Volume 32, Issue 19
March 3, 2005
Plagiarism has become a
concern at many schools.
See p. 14
^®spel Choir earns honorable
Mention in competition
See p. 18
®®me, set, match.
and women’s tennis see
See p. 23
Laura Hals/ Asst. Photo Editor
\A/hitm^n's speech is "Leadership: A Commonsense Approach." She
Tj,TlsMl^annon Visiting Professor of Leadership this weel.
Reporter ' .
Christine Todd Whitman
spoke Tuesday in Whitley
Auditorium about her disap
pointment in the indifference
about environmental issues m
the recent presidential election.
Whitman’s speech Tuesday
vvas titled “America,
Washington and _ e
Environment.” She thinks that
people are not paying enough
attention to the environment.
According to Whitman, the
environment was brought up
once in the second of the three
presidential debates, and never
popped up again, mainly
because “voters don’t rank it as
most important,” and therefore
candidates do not focus on it as
a main issue.
Whitman spent most of her
See WHITMAN p. 4
Rape charges brought
against Elon freshman
® .. night before. Police records shov
t d Saturday on charges of Accoramg lo i>uiui ^uiumm mw,
was arrestea ^ second- rape may occur when a person has
second-degree Bengston sexual intercourse with an uncon-
degree Ai^mance County senting person, including someone
was release under the influence of alcohol who is
Jail on $75, acquaintance of unable to give consent. Rape cases
ontacted Elon campus often involve an offender and a vic-
Bengston, CO ^ ^ ^ tim in a pre-existing relationship,
police . investigation Forcible sex offenses, including
According Bengston forcible rape were reported seven
Tbition increase reflects
desire to keep Elon small
Financial aid and scholarships to gain
support from administrative funding
Alyssa Morley cind Krista Naposki
night before. Police records show
both Bengston and the victim had
consumed alcohol that night, but
date-rape drugs weren’t involved.
According to North Carolina law.
Reporter and News Editor
Tuition, room and board, and stu
dent fees together will increase 7.4
percent for next year, an added
$1,754 to student bills.
Individually, tuition increased the
most with an eight percent increase,
totaling to $1,389 increase. Room
and board increased six percent,
board increased six percent, and stu
dent fees increased two percent.
Most of the increase (six percent)
involves just doing business, Dan
Anderson, director of University
Relations said. Because enrollment
is increasing, the number of faculty
and staff must increase to keep class
Gerald Whittington, vice presi
dent of Business, Finance and
Technology explained that a con
stantly rising tuition is necessary to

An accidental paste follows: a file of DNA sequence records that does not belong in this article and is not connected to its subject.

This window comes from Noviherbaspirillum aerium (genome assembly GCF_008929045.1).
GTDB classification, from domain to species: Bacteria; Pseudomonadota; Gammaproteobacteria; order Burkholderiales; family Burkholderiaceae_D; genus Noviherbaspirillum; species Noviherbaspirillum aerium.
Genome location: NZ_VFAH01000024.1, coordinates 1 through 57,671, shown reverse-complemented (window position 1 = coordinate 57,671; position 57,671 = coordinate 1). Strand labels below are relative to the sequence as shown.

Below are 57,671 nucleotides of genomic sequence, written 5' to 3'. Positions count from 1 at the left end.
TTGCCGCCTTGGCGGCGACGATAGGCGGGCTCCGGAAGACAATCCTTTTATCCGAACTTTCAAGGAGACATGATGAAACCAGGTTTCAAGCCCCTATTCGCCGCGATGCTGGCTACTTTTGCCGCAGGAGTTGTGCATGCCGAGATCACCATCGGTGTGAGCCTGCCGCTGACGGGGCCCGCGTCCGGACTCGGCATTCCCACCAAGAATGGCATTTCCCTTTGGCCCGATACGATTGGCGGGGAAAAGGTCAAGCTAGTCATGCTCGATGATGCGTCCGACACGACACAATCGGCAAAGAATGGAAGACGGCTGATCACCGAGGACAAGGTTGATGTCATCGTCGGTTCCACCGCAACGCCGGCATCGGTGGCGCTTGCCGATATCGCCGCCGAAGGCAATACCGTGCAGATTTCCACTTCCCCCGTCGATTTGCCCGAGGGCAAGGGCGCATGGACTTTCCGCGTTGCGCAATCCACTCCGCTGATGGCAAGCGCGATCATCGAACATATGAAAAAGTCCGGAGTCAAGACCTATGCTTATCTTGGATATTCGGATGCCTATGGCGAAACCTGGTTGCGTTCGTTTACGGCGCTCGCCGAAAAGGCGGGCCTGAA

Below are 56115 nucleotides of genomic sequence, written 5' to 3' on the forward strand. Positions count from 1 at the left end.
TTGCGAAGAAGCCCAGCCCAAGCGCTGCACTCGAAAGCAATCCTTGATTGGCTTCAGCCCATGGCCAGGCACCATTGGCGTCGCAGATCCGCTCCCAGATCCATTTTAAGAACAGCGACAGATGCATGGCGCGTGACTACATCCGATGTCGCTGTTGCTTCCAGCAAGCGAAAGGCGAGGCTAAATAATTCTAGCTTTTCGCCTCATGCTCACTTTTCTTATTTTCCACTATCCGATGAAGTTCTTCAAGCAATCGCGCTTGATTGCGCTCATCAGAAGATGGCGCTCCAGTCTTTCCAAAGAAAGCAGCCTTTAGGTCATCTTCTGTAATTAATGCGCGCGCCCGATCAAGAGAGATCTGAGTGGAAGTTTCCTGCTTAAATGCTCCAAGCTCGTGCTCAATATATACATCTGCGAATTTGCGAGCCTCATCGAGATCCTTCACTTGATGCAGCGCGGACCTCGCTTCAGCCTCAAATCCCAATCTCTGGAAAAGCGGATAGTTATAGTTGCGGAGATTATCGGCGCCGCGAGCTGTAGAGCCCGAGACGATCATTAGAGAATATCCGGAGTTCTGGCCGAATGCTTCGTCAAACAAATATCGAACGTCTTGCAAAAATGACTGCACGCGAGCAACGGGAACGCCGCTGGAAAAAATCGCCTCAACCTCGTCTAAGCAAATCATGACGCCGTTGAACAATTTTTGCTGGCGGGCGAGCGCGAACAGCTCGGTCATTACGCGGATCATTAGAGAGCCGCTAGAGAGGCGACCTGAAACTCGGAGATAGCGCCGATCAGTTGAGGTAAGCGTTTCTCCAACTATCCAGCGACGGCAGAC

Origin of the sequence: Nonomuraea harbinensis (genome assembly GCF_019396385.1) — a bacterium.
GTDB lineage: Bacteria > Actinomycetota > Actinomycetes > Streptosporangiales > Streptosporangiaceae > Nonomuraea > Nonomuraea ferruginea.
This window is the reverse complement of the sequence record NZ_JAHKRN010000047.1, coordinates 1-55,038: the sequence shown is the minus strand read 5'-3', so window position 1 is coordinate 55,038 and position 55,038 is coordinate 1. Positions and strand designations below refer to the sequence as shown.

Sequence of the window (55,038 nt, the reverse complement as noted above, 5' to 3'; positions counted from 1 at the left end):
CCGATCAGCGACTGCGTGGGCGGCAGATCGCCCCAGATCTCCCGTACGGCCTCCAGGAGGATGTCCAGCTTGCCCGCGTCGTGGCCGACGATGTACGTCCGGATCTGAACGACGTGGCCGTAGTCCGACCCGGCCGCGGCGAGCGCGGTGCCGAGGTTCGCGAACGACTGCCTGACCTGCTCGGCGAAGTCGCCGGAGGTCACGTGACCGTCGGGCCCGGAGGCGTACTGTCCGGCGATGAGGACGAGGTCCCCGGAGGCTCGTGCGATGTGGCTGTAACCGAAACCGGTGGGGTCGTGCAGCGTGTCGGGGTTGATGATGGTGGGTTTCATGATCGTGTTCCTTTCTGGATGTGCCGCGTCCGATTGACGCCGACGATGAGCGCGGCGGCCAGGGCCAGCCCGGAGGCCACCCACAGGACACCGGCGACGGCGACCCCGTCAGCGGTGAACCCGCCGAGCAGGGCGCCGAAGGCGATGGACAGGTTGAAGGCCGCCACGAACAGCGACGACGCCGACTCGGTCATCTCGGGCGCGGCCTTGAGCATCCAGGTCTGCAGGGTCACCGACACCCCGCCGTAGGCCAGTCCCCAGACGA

accommodate for changes in the
economy and improvements to the
One reason for the increase in cost
is the start of a multiple year process
that will give professors more time
to dedicate to special projects,
research, developing courses, plan
ning community service and work
ing with students outside of the
classroom, Anderson said.
Financial aid for students will
increase 11 percent. Scholarships
for Fellows programs will increase.
For example, five scholarships
worth $3,000 each are being offered
for Journalism and Communications
Fellows. Last year, four scholar
ships of $2,000 were available.
Technology and library develop
ment were also a concem for budget
The current constmction for the
business school is not included in
Room & Board
Room & Board: $6,370
‘05-‘06 Total: $25^14
(‘04 -’05 total: $23,565)
this budget. Money for that con
stmction comes from a sperate capi
tal budget and fundraising efforts.
The law school uses some funds
from tuition costs for start up fees.
Over four or five yeiirs, tuition will
cover $3.5 million. Leaders from
Greensboro have contributed $10
million for the school.
One thing students ask every yeiir
is if tuition will be going up,”
President Leo Lambert said. “It’s
just a given that tuition will
Over the past decade, Elon’s total
expenses have increased an average
of 6.05 percent each year.
Whittington meets with the
University Budget Committee to
establish Elon’s tuition each year.
This committee is comprised of
Whittington, Provost Geiry Francis
and a representative from the
Academic Counsel. For the past few
years, tliis representative has been
finance professor Wonhi Synn.
Whittington said there iire hun
dreds—sometimes, even thou
sands— of requests
See TEACHERS p. 5